If you've seen Richard III and have wondered about the background, the third part of Henry VI is an excellent introduction.
This is a complicated play, like Part One, and if you're not familiar with it, it might be a good idea to keep the text handy. The first segment of this play deals mostly with the scheming that leads to the downfall and murder of Good Duke Humphrey, the King's Protector. The conspiracy to bring this about is led by Queen Margaret and (according to the play) her lover, the Duke of Suffolk.
The second segment stages the rebellion of Jack Cade and - following the collapse of that disorganized revolt - an even more dangerous one led by Richard, Duke of York. York finally comes clean about his determination to take the throne, and he and his sons and allies unleash the "dogs" at the Battle of St Albans. The War of the Roses is on.
Several people lose their heads in this play: Suffolk first, then Lord Say and his son-in-law James Cromer, and finally Jack Cade himself. The heads are not lopped off and forgotten: they are handled, fondled, tossed, stuck on pikes and made to kiss. It must have been quite a challenge for the Elizabethan props department.
David Tennant, Clive Merrison, and others continue the contributions they made in Part One. Tennant gives a standout performance as the tortured and passive king. Late in the play, he's had enough, and he explodes with anger and invective. It's an all-too-brief moment: after banishing Suffolk, he lapses back into tortured passivity.
Kelly Hunter, as Queen Margaret, had a few lines of dialogue in Part One, but here assumes a major role. Margaret expected to marry a KING, not the huddled mass yearning to be free that her husband has become. "What are you made of?" she yells at him, as the Battle of St Albans goes against them. "You'll nor fight nor fly!" The royal faction increasingly looks to her for leadership.
Another distinctive voice in this part is Kenneth Cranham as Jack Cade. To me, Cranham has always sounded a bit like James Mason. Here he plays an out and out villain - an anarchist, an ignorant leveler, the embodiment of chaos. Yet, Shakespeare being Shakespeare and Cranham being Cranham, even Cade gets a moment of compassion (only a moment: if you blink, you'll miss it).
Another voice to "watch" here is David Troughton, son of Patrick (the Second Doctor). He plays Richard Crookback, second son of the Duke of York. The role is brief here but will be developed brilliantly in the next two plays.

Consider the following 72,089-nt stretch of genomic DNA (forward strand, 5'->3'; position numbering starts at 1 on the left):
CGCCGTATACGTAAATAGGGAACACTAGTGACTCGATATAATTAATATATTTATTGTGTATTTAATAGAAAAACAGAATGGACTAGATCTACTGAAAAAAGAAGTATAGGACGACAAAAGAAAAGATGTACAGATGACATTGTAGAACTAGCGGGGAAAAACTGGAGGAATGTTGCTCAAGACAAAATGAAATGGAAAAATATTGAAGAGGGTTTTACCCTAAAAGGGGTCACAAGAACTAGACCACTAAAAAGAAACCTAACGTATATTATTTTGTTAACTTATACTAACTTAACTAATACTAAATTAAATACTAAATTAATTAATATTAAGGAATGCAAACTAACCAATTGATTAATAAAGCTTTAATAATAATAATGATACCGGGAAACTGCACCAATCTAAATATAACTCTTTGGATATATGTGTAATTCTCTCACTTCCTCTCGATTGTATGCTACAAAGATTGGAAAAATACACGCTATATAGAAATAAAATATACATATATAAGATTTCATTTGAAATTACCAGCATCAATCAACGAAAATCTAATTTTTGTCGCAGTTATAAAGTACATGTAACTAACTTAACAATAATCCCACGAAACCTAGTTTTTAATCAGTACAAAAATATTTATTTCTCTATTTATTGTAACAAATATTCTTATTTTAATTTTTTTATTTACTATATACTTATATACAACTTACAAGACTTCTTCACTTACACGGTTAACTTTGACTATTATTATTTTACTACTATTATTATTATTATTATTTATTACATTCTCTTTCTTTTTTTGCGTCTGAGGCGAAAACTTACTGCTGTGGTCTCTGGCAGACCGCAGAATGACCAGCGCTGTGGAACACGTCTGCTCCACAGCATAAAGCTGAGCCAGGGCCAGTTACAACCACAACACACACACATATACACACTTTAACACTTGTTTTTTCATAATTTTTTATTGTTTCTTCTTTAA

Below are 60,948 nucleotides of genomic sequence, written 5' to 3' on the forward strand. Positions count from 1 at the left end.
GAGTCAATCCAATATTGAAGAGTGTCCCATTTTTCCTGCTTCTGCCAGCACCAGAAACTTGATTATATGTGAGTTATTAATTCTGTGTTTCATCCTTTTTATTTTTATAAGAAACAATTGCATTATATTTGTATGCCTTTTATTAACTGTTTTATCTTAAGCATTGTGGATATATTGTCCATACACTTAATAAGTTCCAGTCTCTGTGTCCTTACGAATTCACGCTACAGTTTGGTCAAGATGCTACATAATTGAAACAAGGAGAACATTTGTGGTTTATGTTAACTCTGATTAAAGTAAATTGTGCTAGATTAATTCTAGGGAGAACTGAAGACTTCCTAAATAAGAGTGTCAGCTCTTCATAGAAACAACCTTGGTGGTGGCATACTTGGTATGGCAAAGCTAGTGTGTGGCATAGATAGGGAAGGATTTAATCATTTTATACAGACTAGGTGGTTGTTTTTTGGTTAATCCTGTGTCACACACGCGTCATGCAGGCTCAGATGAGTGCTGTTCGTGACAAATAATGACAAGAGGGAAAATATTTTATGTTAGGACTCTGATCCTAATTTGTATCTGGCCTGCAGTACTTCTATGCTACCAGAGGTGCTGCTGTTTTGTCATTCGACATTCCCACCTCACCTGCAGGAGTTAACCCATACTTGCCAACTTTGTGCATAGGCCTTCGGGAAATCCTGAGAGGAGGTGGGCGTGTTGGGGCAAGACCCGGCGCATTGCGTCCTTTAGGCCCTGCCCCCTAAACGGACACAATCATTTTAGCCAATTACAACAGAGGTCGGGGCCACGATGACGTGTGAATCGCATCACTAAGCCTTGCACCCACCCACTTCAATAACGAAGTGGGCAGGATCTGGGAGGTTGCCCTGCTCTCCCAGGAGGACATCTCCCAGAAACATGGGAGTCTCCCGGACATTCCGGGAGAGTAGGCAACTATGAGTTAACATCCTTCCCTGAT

Of the three Henry VI plays, Part Two is my favorite. It pretty much has everything - and best of all, it has the classic line: "The first thing we do, let's kill all the lawyers!"
Henry VI Part One is another one of Shakespeare's early plays. There are three Henry VI plays, and there's a lot of discussion in scholarly circles as to what order they were written in and whether Shakespeare had any collaborators. The first part is especially problematic in that respect.
One theory that seems to be in favor at present is that Shakespeare originally wrote a two-part play about Henry VI that were later designated parts two and three. Rival playwrights, seeing the success of his plays about the reign, created a play that focused on other parts of the story: the wars in France, the hero John Talbot, and the evil and cunning (to the English!) Joan of Arc. This play was also successful; and eventually, because Elizabethan actors often moved from one company to another, it came into the possession of Shakespeare's company. He added a few scenes to tie it more closely to his own plays, and it was staged as a prequel.
However it came to be written, it's an exciting, colorful play with one spectacular battle scene after another. The courageous Talbot fights the evil French at Orleans, Rouen, and Bordeaux; cities are taken, lost, and retaken; swords clang and cannon go off. Meanwhile the English nobles at home quarrel amongst themselves and fail to send Talbot the support he needs.
The quarreling is more intense than usual because the King of England, son of the valiant Henry V, is a studious, uncertain, and ostentatiously devout minor. Played by none other than David Tennant, Henry VI is a weak king, who pleads ineffectually with his nobles to love God and befriend each other.